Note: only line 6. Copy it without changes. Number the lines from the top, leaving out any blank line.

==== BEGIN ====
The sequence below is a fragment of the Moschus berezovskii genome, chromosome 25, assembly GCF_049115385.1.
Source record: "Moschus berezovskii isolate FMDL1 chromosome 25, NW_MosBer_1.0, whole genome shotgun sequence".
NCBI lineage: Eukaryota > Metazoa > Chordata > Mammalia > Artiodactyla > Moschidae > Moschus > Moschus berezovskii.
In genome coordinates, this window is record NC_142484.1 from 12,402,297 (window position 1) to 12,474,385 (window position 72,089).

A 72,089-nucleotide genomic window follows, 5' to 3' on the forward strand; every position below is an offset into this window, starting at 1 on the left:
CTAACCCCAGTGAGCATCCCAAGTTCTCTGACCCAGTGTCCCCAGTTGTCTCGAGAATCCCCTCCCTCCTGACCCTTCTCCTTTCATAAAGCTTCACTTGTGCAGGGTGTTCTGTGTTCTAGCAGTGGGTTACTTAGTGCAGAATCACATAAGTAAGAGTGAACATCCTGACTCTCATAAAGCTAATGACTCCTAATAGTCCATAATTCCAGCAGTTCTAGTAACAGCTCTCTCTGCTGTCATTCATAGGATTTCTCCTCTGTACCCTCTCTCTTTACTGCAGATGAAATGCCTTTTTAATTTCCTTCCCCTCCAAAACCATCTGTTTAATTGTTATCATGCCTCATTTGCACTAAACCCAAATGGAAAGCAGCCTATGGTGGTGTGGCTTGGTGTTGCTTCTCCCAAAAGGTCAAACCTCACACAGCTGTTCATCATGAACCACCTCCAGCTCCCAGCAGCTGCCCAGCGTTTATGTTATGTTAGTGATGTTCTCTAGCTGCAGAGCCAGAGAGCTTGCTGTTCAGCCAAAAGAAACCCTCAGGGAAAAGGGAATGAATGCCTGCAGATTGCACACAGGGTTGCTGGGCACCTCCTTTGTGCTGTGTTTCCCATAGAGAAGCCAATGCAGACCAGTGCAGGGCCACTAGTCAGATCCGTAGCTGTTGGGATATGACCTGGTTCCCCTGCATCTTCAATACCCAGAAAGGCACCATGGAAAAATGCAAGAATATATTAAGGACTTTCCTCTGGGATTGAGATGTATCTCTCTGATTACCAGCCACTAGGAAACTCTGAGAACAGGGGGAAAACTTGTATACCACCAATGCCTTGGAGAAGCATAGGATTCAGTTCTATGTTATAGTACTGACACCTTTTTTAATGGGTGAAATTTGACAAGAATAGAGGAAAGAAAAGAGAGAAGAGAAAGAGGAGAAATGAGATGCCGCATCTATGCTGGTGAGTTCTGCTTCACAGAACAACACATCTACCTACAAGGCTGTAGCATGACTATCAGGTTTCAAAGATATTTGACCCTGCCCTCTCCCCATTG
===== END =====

CTAACCCCAGTGAGCATCCCAAGTTCTCTGACCCAGTGTCCCCAGTTGTCTCGAGAATCCCCTCCCTCCTGACCCTTCTCCTTTCATAAAGCTTCACTTGTGCAGGGTGTTCTGTGTTCTAGCAGTGGGTTACTTAGTGCAGAATCACATAAGTAAGAGTGAACATCCTGACTCTCATAAAGCTAATGACTCCTAATAGTCCATAATTCCAGCAGTTCTAGTAACAGCTCTCTCTGCTGTCATTCATAGGATTTCTCCTCTGTACCCTCTCTCTTTACTGCAGATGAAATGCCTTTTTAATTTCCTTCCCCTCCAAAACCATCTGTTTAATTGTTATCATGCCTCATTTGCACTAAACCCAAATGGAAAGCAGCCTATGGTGGTGTGGCTTGGTGTTGCTTCTCCCAAAAGGTCAAACCTCACACAGCTGTTCATCATGAACCACCTCCAGCTCCCAGCAGCTGCCCAGCGTTTATGTTATGTTAGTGATGTTCTCTAGCTGCAGAGCCAGAGAGCTTGCTGTTCAGCCAAAAGAAACCCTCAGGGAAAAGGGAATGAATGCCTGCAGATTGCACACAGGGTTGCTGGGCACCTCCTTTGTGCTGTGTTTCCCATAGAGAAGCCAATGCAGACCAGTGCAGGGCCACTAGTCAGATCCGTAGCTGTTGGGATATGACCTGGTTCCCCTGCATCTTCAATACCCAGAAAGGCACCATGGAAAAATGCAAGAATATATTAAGGACTTTCCTCTGGGATTGAGATGTATCTCTCTGATTACCAGCCACTAGGAAACTCTGAGAACAGGGGGAAAACTTGTATACCACCAATGCCTTGGAGAAGCATAGGATTCAGTTCTATGTTATAGTACTGACACCTTTTTTAATGGGTGAAATTTGACAAGAATAGAGGAAAGAAAAGAGAGAAGAGAAAGAGGAGAAATGAGATGCCGCATCTATGCTGGTGAGTTCTGCTTCACAGAACAACACATCTACCTACAAGGCTGTAGCATGACTATCAGGTTTCAAAGATATTTGACCCTGCCCTCTCCCCATTG